The money is needed, according to advocates of the tax hike, to overcome an estimated 40 percent loss in revenue as a consequence of the Great Recession of 2008-2009.

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Over the last few years, property values plummeted due to the recession, leading to the loss of revenue for the district, and the regional economy has been slow to recover since then. Current estimates are that the district’s revenues will regain roughly 25 percent of their value for the 2015 tax year, although district officials are doubtful the resulting revenues will be sufficient to overcome the losses incurred in the last couple of years.

The current tax-hike campaign also is a reaction to a 2013 tax-increase request by the district, which was shot down by the electorate.

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Voters in 2013 questioned the size of the increase, which would have nearly doubled the district’s annual property tax income, and the lack of a “sunset clause” that would have restricted the duration of the tax increase to a certain amount of time.

For this tax hike, after considerable discussion, the fire board agreed to impose a two-year sunset clause, meaning the tax increase would expire after 2017.

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After that, if district funds remain lower than needed to fully fund the district’s operations, the fire board has indicated it may decide to go back to the voters for another revenue boost.

Another outcome from the 2013 electoral defeat was the district’s decision to put together an updated master plan, since a 2004 master plan was only meant to last for 10 years and was considered outdated by 2014.

An electronic version of that new master plan, compiled by a team of consultants at a cost of nearly $87,000, can be found at the fire district’s website. Printed copies of the master plan may be obtained from the fire district, by calling 963-2491 or visiting the district’s headquarters building, 301 Meadowood Drive, at the corner of Meadowood and Highway 133 at the south end of town.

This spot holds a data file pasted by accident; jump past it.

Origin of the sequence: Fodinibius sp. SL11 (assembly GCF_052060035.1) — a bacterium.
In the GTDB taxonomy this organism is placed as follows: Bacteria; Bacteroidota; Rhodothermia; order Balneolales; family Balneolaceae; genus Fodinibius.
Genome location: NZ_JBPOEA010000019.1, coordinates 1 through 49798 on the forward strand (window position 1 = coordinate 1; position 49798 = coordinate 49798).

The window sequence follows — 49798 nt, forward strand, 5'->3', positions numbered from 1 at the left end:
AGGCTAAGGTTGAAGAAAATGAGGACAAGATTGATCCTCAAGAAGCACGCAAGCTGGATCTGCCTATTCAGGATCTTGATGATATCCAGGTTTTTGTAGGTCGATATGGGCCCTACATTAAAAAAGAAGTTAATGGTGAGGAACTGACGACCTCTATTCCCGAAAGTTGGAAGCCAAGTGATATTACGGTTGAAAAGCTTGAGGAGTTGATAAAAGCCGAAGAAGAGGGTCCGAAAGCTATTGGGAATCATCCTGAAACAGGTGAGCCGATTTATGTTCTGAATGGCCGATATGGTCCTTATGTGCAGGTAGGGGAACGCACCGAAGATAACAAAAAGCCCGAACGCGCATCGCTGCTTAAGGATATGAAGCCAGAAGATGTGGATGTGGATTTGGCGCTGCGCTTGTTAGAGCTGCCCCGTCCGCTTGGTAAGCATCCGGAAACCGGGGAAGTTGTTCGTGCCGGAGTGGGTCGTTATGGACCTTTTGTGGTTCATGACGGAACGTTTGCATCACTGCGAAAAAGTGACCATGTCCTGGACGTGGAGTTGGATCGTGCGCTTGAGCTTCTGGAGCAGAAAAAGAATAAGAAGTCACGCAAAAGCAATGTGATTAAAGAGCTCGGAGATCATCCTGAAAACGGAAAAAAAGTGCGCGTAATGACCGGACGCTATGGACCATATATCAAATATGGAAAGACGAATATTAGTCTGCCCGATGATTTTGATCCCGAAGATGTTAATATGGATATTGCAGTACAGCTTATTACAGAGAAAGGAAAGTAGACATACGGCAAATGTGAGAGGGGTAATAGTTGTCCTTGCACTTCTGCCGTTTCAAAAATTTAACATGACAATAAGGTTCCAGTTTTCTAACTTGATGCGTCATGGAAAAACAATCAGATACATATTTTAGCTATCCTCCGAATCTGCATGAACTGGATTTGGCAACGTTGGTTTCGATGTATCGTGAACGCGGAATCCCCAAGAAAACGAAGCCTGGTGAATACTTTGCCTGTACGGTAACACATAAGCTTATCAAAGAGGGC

In the meantime, Adgate said, a Facebook page has been created for the campaign to win passage of the tax hike ( and the committee is getting to work on its plan for convincing voters that the tax hike is warranted.

Adgate said there will be community-wide meetings to discuss the tax hike, though no meeting dates had been decided as of Tuesday.

“I think once the people get the facts, they’ll be in full support,” Adgate said of the campaign.

Looking back at 2013, Adgate conceded, “the district overreached a little bit last time,” when the district asked voters for a 6-mill tax increase over the existing mill levy of 5.903 mills.

A “mill” equals $1 in taxation for every $1,000 in the assessed valuation of real property. A tax increase of 1.75 mills would add roughly $88 to the annual property tax bill of a home or other property valued by the Garfield County Assessor at $500,000, according to a calculation offered at an Aug. 19 meeting of the fire board.

“Heck, last time I even voted against it,” Adgate admitted.

But this time, he continued, the district is asking for less than a third of the amount requested in 2013, and unlike the 2013 election, there will be an active force of community members working on behalf of the tax hike.

“It was handled poorly last time,” Adgate recalled, “and we’re going to handle it right this time.”

Published in The Sopris Sun on September 3, 2015.